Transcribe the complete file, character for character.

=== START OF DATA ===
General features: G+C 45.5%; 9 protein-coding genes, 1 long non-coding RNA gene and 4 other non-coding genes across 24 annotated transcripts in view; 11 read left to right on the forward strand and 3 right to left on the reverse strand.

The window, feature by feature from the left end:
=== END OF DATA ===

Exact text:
General features: G+C 45.5%; 9 protein-coding genes, 1 long non-coding RNA gene and 4 other non-coding genes across 24 annotated transcripts in view; 11 read left to right on the forward strand and 3 right to left on the reverse strand.

The window, feature by feature from the left end: